Sure, the Phoenix Suns have enjoyed notching big wins in five of their last seven games — more than their win total over the first 28 games combined — but a true litmus test of the team’s progress is coming now.
Over the next week, the Suns will host five of the league’s best teams at Talking Stick Resort Arena, and hopefully they won’t not trigger any nightmares from early season past.
You might remember how the Suns began this season, facing league juggernaut after juggernaut on their way to a franchise-worst start where they lost 8 of their first 13 games by 17 or more points.
Early this season, the Suns had a disastrous five-game home stand against the Spurs, Raptors, Grizzlies, Nets and Celtics. They only beat the Grizzlies in that stretch, losing the other four by a combined 68 points.
That was back when the Suns were still trying a starting lineup of veterans Ryan Anderson, Isaiah Canaan and Trevor Ariza around Devin Booker and Deandre Ayton. The idea was to support the super-young cornerstones with wily, predictable veterans. Bad plan.
Six weeks later, those veterans are long gone. Canaan was cut, Ariza was traded and Anderson is now glued to the end of the bench playing the role a highly-paid spirit coach.
These days, Booker and Ayton are surrounded by rookies Mikal Bridges and De’Anthony Melton and one of the league’s most improved players in T.J. Warren.
That five-man lineup has held its own against the rest of the league (net-zero per 100 possessions) despite boasting THREE rookies. In just 70 minutes together, this new lineup has made 42% of their threes, grabbed 22 offensive rebounds and 21 steals.
Ayton, Booker and Warren grab the headlines for their counting stats and overall impact on the offensive end, but it’s the other guys that have made the team into a winner over the past two weeks.
Mikal Bridges has been a revelation in any role he’s played, mostly on the unsung defensive end. Among the starters, Bridges posts few counting stats but gets the assignment of guarding the opponents’ quickest offensive player (usually the point guard when Melton sits).
Melton gives the same kind of contributions as Bridges, tallying few counting stats when the good guys are in the game, but his defense helps shore up the perimeter and block driving and passing lanes.
Add in the perimeter defensive talents of new acquisition Kelly Oubre, Jr. and second-year guard Josh Jackson off the bench and you’ve suddenly got a few sharp edges on that swiss army knife of a 1-through-4 switching defense that coach Igor Kokoskov likes to play. Centers Deandre Ayton and Richaun Holmes takes turns as the only big on the floor, so any improvement on perimeter defense is a welcome development.
Check out these hustle stats: In December, the Suns are second in the league in “deflections” with 16.9 per game, second in steals with 10 per game, 9th in loose balls recovered on defense and 13th in three-point shots defended.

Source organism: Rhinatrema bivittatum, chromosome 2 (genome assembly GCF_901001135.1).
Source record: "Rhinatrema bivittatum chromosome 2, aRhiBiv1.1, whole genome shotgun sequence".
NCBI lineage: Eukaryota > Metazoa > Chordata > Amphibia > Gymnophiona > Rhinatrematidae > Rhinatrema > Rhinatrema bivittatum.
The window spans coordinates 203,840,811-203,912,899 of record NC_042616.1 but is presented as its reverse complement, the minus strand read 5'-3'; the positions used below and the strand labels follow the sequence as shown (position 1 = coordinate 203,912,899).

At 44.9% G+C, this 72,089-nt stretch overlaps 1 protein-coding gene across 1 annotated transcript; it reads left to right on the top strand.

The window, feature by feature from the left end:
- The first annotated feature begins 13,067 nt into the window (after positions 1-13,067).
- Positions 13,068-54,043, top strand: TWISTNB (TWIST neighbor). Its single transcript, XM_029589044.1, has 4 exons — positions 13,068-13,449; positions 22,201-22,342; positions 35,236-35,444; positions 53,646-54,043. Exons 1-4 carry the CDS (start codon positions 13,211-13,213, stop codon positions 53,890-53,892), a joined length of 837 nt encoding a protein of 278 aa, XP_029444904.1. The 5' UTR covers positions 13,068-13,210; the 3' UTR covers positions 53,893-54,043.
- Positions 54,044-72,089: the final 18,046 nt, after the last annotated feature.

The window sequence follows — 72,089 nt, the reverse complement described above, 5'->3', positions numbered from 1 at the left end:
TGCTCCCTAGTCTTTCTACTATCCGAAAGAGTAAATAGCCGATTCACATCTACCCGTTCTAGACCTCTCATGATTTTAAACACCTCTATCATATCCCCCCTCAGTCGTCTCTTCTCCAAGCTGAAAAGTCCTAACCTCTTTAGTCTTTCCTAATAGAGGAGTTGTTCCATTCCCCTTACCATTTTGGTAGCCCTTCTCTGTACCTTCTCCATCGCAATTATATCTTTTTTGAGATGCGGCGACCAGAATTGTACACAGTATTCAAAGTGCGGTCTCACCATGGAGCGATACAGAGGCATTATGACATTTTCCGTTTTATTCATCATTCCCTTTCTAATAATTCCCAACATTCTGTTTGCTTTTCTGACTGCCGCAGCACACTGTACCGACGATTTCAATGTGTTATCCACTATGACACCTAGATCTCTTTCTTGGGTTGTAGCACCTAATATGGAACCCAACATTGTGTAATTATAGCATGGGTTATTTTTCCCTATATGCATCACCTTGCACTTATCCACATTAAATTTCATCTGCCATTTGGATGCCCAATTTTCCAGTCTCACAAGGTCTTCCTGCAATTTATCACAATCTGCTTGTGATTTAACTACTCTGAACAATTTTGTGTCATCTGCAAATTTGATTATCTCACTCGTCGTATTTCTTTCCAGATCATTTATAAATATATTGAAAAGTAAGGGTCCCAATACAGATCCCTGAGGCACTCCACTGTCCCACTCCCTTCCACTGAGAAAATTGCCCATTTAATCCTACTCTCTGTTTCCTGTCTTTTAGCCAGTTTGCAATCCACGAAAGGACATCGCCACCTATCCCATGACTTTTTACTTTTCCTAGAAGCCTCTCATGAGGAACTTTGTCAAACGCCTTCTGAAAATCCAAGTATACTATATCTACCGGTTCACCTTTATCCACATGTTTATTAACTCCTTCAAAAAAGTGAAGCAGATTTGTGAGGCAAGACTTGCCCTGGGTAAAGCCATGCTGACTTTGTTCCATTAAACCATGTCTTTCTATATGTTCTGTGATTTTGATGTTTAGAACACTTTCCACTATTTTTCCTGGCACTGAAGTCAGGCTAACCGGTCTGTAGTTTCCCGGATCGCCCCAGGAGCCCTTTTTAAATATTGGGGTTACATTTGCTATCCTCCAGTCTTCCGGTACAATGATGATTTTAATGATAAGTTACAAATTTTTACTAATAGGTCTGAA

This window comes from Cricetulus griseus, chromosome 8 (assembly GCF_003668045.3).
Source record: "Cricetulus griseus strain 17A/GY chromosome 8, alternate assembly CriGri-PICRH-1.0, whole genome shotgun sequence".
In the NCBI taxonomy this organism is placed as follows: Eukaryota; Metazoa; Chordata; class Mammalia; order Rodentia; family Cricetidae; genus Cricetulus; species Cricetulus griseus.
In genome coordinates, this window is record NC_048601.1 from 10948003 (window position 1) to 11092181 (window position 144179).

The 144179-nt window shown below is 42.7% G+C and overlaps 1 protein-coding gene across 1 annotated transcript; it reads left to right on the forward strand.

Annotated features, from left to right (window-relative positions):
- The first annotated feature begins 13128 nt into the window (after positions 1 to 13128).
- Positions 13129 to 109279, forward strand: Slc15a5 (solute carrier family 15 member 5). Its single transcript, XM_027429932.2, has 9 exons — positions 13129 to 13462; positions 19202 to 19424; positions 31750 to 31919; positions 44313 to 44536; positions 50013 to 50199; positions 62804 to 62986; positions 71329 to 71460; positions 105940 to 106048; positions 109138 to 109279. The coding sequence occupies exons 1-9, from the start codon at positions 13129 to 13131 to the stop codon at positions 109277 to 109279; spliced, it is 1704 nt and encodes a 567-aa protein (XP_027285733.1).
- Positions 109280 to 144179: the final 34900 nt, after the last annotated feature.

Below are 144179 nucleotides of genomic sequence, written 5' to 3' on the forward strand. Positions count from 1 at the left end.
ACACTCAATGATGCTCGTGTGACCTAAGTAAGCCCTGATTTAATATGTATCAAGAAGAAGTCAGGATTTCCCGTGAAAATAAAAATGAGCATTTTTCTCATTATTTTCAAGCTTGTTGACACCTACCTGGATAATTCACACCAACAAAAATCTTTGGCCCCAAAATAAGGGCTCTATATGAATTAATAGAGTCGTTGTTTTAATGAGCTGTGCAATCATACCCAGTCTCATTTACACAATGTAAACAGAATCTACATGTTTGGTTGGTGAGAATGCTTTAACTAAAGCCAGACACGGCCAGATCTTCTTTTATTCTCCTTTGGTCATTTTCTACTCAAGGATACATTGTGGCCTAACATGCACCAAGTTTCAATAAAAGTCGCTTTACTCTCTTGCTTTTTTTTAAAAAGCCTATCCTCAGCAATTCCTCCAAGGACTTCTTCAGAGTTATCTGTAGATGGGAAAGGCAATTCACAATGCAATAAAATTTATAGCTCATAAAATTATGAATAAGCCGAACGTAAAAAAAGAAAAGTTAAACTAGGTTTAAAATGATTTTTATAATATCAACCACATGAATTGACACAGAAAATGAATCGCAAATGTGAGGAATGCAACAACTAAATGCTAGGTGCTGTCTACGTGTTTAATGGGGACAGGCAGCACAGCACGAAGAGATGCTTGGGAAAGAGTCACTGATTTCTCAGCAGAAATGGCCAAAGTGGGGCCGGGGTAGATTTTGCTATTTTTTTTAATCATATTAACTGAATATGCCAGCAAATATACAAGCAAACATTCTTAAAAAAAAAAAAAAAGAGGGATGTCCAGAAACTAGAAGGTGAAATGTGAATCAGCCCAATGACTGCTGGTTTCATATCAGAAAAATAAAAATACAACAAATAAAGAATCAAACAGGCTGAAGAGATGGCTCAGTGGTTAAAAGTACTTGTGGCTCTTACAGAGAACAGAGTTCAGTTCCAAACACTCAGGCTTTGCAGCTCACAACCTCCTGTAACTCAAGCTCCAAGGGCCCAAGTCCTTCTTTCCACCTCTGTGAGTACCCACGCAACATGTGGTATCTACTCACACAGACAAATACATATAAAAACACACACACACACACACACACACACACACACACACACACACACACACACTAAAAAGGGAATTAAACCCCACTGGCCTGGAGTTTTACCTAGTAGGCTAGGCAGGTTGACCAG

Here’s another stat to consider. In November, rookie center Deandre Ayton had to defend nearly 8 shots per game inside six feet — 7th in the entire league — while in December that’s dropped to just over 6 per game and 18th in the league. For those unaware of Ayton’s fledgling rim-protection skills as a 20 year old rookie, fewer shots for him to defend is a good thing.
Overall, the Suns opponents took 38% of their shots inside six feet of the rim in November — most in the entire league — while in December that’s dropped to 35% and 7th most overall. Progress.
I’m not saying these Suns are suddenly a winning team. They’re only 5-8 in December with the league’s 20th ranked defense and a still-paltry 26th ranking on offense this month.
But that’s miles better than the start of the year!
Let’s see how this new active, but super-young, lineup fares against the league’s best teams.
The Suns next seven games are at home. But the first five are versus the Thunder, Nuggets, Warriors, 76ers and Clippers, all playoff-bound teams against whom the Suns are 0-8 this year with a 13-point average margin of defeat.
Suns fans should be happy if their team pulls out ANY wins over this next five games.
What we will see, though, is just how much more competitive these guys are with their new rotation that boasts three rookies and five of nine players overall aged 22 or younger. The only wily veteran over the age of 25 in the rotation anymore is 38-year old Jamal Crawford, who missed last game with a sore knee. When he’s out, a fourth rookie (Elie Okobo) gets the backup point guard minutes.
Grab your popcorn, Suns fans, and let’s see what these guys are made of.